My dad ruined me on pancakes forever. Our big weekend family breakfast, the one we fondly recall when we think about lazy weekends as kids, was pancakes. He used the recipe from our spattered copy of The Joy of Cooking, the red satin ribbon of which was tucked permanently into place at the page, even though he had the recipe memorized. We’d make a big deal out of the occasion: the special green-glazed plates, real maple syrup warmed in a little pitcher, my mother reminding us mostly in jest that pouring maple syrup was basically the same as pouring quarters over our pancakes, and so please use a light hand.
Now I’m skeptical of any flapjack that my father didn’t make, and I can never make them as well as he does, so I often borrow another of my breakfast-loving dad’s favorites: egg-in-a-hole. You might call it toad-in-a-hole, or egg-in-a-basket, or any of its other varied and colorful names, but it is all more or less the same: a piece of bread with a hole cut out of its center, an egg cracked into the hole, and all of it pan-fried in oil or melted butter. As you might anticipate, it is very good—and genius, with an extra piece of toast cut from the center for sopping or for jam built right in.
You could stop there. When you get it just right, the bread just crisped and browned on both sides, the yolk intact and runny within, it’s a magical thing. But you could go further.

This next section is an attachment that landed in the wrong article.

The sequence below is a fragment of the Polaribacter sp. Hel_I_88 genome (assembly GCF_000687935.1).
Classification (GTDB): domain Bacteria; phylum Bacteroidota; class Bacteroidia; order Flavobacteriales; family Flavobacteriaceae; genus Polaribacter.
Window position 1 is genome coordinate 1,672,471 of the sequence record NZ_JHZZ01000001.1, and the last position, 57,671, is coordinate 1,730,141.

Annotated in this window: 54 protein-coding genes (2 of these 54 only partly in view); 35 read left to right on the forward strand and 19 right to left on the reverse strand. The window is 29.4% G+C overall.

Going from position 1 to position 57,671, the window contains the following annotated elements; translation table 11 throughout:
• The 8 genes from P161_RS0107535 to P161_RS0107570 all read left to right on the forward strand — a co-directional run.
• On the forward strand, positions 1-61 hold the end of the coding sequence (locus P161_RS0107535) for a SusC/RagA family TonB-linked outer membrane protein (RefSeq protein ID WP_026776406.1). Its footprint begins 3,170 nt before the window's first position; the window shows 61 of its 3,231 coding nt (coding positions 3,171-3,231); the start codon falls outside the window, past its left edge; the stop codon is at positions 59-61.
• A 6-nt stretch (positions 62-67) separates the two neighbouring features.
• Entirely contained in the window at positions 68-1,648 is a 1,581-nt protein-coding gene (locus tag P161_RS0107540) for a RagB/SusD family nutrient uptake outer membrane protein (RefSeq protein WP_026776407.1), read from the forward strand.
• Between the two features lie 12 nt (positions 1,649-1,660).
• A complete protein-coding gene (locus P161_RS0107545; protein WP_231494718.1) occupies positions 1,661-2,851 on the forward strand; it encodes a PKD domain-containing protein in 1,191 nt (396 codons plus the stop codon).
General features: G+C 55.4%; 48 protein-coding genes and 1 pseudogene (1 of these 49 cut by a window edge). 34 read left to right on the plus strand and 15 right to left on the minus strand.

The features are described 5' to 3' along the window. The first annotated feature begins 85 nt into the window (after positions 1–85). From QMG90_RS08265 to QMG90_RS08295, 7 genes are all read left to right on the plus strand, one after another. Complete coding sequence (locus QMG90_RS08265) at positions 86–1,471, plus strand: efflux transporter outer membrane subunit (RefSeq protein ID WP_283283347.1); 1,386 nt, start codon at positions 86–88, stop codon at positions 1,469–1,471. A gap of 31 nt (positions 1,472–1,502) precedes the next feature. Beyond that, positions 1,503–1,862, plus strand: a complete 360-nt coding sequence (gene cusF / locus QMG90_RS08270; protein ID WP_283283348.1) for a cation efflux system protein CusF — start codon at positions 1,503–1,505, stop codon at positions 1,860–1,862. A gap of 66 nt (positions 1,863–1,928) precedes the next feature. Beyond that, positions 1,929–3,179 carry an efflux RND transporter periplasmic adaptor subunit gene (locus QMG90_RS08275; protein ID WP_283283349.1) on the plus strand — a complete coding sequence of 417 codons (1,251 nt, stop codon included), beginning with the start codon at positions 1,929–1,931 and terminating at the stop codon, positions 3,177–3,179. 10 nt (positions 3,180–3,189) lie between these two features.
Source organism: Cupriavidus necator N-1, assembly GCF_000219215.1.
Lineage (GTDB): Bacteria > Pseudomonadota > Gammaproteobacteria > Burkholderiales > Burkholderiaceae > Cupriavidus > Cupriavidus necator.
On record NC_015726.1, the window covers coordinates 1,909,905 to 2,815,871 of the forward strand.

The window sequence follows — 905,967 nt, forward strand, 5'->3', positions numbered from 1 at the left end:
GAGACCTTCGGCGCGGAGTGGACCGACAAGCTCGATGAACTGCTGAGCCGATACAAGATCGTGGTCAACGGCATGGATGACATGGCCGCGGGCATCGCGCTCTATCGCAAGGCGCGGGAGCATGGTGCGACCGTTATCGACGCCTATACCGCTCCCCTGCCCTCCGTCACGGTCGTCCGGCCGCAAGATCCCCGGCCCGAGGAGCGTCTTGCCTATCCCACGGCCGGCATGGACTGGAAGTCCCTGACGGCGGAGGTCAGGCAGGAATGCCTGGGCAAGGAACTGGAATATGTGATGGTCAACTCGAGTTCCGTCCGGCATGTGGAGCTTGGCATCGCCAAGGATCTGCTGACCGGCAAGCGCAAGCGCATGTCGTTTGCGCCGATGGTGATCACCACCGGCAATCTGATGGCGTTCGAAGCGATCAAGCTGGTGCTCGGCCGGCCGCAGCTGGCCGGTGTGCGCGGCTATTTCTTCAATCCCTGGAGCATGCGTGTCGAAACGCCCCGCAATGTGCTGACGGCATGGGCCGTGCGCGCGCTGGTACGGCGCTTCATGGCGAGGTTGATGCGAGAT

Namely, do as my father likes best and fry some bacon in the pan first. Drain all but a tablespoon or so of the fat (reserving it for other uses, like sautéeing Brussels sprouts or making cornbread), and arrange two slices of bacon in an X in the center of the pan. Lay the bread into the pan so the center of the X is in the center of the hole in the bread, then crack the egg into the hole. Wait about a minute, then carefully use a spatula to flip the whole business and cook the other side.
Heat the oil in a medium frying pan over medium-high heat while you cut a hole from the center of the bread. You can use a cookie or biscuit cutter for this, or the rim of a juice glass; just leave at least 1/2 inch of bread all around it.
When the oil is shimmery, swirl it gently in the pan to make sure it’s well coated, then add the bread and crack the egg into the hole. Add the bread “hole” to the pan and toast that, too. Let this all cook for 30 seconds to a minute, until the white is firm enough to flip the bread and the egg together. Cook on the second send for 15 seconds for a runny egg, 30 to 45 seconds for a medium egg, and beyond that for something firmer.
Season with salt and pepper, and eat with a fork and knife.